So equal was the conflict that, even after the surrender, it could be, and was, a question to one of the warriors engaged (who had not happened to see the English flag hauled down) whether the Serapis had struck to the Richard, or the Richard to the Serapis. Nay, while the Richard’s officer was still amicably conversing with the English captain, a midshipman of the Richard, in act of following his superior on board the surrendered vessel, was run through the thigh by a pike in the hand of an ignorant boarder of the Serapis. While, equally ignorant, the cannons below deck were still thundering away at the nominal conqueror from the batteries of the nominally conquered ship.
But though the Serapis had submitted, there were two misanthropical foes on board the Richard which would not so easily succumb—fire and water. All night the victors were engaged in suppressing the flames. Not until daylight were the flames got under; but though the pumps were kept continually going, the water in the hold still gained. A few hours after sunrise the Richard was deserted for the Serapis and the other vessels of the squadron of Paul. About ten o’clock the Richard, gorged with slaughter, wallowed heavily, gave a long roll, and blasted by tornadoes of sulphur, slowly sunk, like Gomorrah, out of sight.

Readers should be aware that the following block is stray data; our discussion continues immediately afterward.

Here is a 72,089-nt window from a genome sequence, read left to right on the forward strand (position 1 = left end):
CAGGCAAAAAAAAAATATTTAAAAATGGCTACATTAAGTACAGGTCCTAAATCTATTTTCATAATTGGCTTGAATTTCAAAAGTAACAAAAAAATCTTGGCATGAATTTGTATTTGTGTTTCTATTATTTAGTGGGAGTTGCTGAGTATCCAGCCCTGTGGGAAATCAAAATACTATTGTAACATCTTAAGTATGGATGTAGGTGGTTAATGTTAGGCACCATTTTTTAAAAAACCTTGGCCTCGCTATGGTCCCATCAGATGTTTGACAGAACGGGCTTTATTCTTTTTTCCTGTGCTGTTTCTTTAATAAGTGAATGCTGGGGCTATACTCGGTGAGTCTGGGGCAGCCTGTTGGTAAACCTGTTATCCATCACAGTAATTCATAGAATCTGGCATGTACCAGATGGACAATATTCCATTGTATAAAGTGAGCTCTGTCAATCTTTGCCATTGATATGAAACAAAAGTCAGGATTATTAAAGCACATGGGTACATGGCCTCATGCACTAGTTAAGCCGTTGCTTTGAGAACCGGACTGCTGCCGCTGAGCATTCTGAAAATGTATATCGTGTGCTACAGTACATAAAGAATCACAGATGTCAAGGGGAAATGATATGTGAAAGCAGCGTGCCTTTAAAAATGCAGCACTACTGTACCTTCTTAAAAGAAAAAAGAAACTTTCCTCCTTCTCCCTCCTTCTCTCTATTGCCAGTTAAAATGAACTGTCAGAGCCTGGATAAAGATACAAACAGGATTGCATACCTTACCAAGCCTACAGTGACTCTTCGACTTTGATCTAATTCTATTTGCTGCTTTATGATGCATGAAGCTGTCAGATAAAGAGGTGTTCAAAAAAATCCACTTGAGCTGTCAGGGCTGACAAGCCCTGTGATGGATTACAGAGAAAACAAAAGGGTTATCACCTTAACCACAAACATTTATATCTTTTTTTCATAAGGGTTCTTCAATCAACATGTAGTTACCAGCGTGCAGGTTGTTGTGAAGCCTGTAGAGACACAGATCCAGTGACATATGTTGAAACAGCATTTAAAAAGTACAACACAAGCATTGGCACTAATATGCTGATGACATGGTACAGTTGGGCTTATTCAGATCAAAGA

The loss of life in the two ships was about equal; one-half of the total number of those engaged being either killed or wounded.
In view of this battle one may ask—What separates the enlightened man from the savage? Is civilization a thing distinct, or is it an advanced stage of barbarism?
CHAPTER XX. 
For a time back, across the otherwise blue-jean career of Israel, Paul Jones flits and re-flits like a crimson thread. One more brief intermingling of it, and to the plain old homespun we return.